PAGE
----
While episode 4 of Game of Thrones final season, The Last of the Starks, made a welcome return to interesting political machinations and character interactions, it also felt like one of the most rushed and senseless episodes of the entire show. With such a limited amount of time left to wrap things up, the move from the aftermath of The Long Dark to the sacking of King's Landing required some big jumps in time—and as collateral, some huge leaps in logic seemed necessary in order to get the whole gang to King's Landing. Unfortunately, so mountainous are these bounds that it's become impossible to buy into Dany, Jon, and the whole team's plan to finally take the Iron Throne.
As it’s illustrated in the show, the plan of attack is for Jon and Ser Davos to escort the bulk of Dany’s forces—the Dothraki, the Unsullied, and the remaining northern warriors—down to King’s Landing via the Kingsroad. Meanwhile, Dany rides Drogon alongside a small group of Unsullied to White Harbor, where the entourage board ships and sail for Dragonstone. From there, Dany’s group will surround the ports of King’s Landing, while Jon’s forces will block off the roads around the city gates. The hope is for both factions to block off all points of entry for any food and resources to be brought into the city, thus starving the residents and pushing them to demand Cersei’s surrender. That way, no innocents are killed and Daenerys is free to rule as a benevolent Queen with a record untarnished with genocide.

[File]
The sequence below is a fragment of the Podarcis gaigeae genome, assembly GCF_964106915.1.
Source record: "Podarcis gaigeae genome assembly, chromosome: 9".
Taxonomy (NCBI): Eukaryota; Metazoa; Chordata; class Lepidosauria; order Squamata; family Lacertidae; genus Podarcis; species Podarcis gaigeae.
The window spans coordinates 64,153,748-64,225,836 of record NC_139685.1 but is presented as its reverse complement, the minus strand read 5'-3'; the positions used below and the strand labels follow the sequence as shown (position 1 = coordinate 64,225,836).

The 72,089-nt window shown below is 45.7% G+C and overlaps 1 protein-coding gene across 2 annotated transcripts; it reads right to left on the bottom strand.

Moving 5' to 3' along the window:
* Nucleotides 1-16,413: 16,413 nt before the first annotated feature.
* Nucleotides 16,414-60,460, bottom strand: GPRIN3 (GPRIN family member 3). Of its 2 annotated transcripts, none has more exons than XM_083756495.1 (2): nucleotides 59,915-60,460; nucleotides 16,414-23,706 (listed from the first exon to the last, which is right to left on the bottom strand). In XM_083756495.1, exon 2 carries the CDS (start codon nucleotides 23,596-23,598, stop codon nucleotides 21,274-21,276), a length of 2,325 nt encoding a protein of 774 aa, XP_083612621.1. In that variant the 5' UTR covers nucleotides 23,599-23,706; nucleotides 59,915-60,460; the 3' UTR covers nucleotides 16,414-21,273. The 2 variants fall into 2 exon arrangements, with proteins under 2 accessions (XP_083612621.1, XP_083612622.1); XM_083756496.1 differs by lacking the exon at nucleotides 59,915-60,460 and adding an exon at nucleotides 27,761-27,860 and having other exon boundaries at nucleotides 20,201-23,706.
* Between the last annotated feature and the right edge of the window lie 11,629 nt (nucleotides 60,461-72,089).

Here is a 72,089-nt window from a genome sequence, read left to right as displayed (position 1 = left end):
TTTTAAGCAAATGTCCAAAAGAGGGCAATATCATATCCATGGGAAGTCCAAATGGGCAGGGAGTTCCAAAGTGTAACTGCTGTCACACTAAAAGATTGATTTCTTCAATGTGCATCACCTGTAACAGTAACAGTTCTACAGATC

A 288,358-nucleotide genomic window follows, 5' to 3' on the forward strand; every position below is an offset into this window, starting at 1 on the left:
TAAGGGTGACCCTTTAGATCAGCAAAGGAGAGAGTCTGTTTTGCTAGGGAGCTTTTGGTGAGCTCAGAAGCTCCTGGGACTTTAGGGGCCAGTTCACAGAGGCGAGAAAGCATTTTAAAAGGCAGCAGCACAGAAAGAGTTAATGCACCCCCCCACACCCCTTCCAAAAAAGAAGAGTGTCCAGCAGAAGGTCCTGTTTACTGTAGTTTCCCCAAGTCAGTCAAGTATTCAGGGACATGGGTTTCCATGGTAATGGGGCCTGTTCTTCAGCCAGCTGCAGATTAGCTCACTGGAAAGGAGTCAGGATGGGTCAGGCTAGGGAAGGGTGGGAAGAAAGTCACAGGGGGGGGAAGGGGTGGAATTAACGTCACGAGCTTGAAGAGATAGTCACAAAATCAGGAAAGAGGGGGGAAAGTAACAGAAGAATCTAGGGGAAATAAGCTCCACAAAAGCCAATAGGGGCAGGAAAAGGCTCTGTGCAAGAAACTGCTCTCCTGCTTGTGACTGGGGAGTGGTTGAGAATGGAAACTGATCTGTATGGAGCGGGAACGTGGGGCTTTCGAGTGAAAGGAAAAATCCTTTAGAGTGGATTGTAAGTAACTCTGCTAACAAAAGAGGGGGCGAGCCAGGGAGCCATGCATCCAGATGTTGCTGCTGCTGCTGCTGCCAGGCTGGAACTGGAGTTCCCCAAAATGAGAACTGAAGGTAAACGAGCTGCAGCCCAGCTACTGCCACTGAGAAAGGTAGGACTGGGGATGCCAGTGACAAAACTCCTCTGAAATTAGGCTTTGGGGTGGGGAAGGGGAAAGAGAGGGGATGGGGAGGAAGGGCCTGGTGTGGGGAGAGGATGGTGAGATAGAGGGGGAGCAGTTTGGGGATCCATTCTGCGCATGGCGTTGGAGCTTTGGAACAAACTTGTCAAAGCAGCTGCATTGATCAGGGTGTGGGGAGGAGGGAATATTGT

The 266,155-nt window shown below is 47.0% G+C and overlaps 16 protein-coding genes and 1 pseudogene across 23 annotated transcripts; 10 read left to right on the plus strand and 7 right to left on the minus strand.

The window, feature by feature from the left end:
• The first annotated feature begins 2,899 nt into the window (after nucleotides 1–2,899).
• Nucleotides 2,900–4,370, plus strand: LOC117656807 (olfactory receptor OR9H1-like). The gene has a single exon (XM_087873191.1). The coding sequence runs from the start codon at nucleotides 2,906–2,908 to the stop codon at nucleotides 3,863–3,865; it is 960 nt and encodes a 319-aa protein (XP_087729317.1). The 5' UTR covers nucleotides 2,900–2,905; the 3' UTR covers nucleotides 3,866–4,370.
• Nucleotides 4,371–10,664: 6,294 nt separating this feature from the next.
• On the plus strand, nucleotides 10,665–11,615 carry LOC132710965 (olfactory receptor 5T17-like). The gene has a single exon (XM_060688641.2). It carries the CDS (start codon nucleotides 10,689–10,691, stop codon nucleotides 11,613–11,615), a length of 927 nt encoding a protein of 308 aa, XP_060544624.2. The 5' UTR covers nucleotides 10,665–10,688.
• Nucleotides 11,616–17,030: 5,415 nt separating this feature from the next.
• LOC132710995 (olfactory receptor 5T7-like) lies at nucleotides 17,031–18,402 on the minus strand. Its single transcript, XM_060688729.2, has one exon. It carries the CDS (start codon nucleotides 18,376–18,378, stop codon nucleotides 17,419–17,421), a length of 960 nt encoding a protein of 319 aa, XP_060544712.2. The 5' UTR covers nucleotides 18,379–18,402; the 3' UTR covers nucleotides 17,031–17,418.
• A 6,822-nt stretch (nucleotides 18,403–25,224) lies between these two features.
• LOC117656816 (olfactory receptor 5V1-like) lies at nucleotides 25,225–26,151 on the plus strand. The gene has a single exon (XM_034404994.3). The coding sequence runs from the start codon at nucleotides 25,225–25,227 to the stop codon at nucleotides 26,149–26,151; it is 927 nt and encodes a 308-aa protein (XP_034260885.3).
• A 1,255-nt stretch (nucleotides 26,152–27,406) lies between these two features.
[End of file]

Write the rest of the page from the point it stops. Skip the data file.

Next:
While the basis of this plan is sound (starving city trade has been a real war tactic for hundreds of years), there’s an abundance of problems with how the group executes this plan, and with how they handle things when the plan goes sour.
Things start to unravel logically at the site of Rhaegal’s death. Right before the dragon is killed by Euron’s giant crossbows, we see Dany’s fleet approaching the shores of King’s Landing. This is before the group has made it to Dragonstone as planned, so it’s unclear why they’re passing by the Red Keep at this point. According to the map of Westeros, Dragonstone is located on an island at the mouth of the Blackwater, while King’s Landing sits on the shore deep in the bay. If Dany and company were sailing from White Harbor, there would be no need for them to pass by the capitol in order to regroup at Dragonstone.
So was this part of the plan—to approach the city by sea weeks before Jon and the bulk of Dany’s army could join them? I could buy the team not anticipating the weapons that downed Rhaegal, but what could possibly have been Dany's reason for passing by the city this early?
A lot of time (and cinematic effort) was spent illustrating how much the scales have all but tipped in Cersei’s favour after The Long Dark took its toll, so it appears Team Dany is aware of how important it is for them to proceed with the entirety of their forces. The plan to flank the city by sea and land is, again, also a very good plan—as long as they coordinate the two groups to approach the city all at once.